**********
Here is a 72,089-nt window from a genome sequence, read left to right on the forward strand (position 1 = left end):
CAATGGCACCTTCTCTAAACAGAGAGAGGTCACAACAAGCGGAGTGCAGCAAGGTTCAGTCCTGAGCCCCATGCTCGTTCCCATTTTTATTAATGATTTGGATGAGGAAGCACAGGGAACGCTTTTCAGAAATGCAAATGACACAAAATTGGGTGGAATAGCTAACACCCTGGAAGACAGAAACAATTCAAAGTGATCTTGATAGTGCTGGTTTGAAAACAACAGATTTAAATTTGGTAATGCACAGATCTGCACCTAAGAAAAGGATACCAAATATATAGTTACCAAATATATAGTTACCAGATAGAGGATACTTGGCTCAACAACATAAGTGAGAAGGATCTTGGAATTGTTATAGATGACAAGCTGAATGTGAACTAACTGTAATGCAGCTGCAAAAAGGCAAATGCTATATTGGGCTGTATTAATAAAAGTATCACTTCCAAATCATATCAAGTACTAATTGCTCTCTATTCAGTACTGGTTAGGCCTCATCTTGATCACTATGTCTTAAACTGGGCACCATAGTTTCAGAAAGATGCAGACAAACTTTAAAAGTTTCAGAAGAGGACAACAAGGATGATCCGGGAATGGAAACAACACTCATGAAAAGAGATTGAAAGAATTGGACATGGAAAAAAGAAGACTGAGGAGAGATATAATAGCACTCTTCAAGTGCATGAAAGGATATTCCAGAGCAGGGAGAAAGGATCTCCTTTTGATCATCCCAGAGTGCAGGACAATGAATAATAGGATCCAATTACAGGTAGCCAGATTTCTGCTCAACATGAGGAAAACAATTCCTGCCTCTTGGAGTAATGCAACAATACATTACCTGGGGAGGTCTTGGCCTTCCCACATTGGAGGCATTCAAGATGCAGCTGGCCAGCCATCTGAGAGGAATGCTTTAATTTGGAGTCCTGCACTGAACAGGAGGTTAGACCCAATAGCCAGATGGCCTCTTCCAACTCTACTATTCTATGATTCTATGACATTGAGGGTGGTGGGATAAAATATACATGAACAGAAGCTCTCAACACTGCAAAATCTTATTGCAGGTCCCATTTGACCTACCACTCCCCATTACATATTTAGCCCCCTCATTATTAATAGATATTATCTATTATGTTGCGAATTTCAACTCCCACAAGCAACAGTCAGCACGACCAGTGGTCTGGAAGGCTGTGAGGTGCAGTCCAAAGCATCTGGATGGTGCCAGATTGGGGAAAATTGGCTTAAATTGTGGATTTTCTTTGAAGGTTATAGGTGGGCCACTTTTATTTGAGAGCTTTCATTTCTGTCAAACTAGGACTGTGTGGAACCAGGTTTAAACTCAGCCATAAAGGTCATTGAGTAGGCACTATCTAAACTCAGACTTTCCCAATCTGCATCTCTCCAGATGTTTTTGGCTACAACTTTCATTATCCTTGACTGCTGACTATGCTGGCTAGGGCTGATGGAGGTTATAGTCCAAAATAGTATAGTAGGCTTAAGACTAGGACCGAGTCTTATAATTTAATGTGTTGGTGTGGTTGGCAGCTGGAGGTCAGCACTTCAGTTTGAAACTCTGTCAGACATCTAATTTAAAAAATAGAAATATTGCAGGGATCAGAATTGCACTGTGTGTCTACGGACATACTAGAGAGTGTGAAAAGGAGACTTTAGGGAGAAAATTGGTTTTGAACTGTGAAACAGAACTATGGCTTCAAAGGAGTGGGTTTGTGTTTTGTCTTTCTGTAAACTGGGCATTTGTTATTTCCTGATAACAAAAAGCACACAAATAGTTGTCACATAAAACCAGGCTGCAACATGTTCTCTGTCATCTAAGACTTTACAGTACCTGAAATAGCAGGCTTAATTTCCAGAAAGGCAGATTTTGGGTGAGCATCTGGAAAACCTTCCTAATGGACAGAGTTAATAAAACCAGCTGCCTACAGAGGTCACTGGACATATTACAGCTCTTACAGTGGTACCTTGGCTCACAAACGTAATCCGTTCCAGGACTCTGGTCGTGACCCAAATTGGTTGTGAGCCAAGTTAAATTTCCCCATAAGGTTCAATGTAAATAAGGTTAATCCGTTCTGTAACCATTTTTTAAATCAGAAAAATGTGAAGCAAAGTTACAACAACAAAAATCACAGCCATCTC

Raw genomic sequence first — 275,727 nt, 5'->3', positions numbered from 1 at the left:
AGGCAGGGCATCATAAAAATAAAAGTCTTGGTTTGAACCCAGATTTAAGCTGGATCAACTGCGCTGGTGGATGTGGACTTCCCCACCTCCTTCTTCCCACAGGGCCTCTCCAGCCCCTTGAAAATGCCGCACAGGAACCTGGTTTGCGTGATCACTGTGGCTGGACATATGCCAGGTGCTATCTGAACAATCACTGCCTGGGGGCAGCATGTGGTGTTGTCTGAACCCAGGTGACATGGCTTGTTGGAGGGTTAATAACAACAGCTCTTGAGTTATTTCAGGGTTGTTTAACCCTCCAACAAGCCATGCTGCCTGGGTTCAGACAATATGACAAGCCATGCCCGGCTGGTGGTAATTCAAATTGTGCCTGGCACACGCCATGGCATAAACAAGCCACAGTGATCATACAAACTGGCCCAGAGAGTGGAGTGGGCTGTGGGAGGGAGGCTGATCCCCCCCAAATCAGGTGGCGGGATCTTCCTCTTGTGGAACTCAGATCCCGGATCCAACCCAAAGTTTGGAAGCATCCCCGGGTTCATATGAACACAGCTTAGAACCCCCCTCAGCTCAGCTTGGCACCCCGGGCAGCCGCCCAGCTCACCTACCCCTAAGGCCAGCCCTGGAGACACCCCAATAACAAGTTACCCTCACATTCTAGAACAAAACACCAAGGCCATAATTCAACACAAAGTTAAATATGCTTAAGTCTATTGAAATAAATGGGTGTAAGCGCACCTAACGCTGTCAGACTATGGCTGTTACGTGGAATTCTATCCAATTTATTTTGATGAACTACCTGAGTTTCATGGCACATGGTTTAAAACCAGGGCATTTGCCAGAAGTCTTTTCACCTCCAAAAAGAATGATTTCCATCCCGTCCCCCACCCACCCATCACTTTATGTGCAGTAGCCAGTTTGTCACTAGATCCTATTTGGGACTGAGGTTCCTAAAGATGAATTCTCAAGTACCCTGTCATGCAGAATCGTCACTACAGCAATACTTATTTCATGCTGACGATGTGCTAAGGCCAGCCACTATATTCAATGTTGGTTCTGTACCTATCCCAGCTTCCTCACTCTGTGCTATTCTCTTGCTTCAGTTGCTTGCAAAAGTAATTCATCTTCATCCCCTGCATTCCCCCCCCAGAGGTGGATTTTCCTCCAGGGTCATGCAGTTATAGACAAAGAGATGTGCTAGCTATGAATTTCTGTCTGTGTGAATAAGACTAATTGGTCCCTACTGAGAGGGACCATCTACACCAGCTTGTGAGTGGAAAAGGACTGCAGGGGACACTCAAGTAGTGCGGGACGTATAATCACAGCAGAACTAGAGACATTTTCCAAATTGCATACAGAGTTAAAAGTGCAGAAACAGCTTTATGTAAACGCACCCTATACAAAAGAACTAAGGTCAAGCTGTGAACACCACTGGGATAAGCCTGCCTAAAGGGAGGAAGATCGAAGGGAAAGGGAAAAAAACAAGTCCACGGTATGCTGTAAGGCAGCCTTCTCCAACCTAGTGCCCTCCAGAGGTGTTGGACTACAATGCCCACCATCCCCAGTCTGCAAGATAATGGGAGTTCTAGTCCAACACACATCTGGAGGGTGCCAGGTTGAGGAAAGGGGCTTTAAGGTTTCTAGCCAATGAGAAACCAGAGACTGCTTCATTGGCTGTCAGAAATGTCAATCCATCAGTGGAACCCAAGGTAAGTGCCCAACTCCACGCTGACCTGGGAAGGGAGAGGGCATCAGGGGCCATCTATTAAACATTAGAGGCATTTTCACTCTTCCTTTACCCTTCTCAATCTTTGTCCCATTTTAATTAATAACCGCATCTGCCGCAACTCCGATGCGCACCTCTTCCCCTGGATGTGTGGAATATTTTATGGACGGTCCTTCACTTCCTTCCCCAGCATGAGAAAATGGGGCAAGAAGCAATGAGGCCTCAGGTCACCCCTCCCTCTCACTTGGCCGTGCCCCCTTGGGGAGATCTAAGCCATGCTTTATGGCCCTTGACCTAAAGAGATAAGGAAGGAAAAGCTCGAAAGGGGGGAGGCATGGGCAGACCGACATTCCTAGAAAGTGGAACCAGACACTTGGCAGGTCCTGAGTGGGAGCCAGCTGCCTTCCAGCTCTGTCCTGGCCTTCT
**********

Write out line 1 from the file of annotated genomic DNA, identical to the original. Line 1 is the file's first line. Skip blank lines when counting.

Here is a 72,089-nt window from a genome sequence, read left to right on the forward strand (position 1 = left end):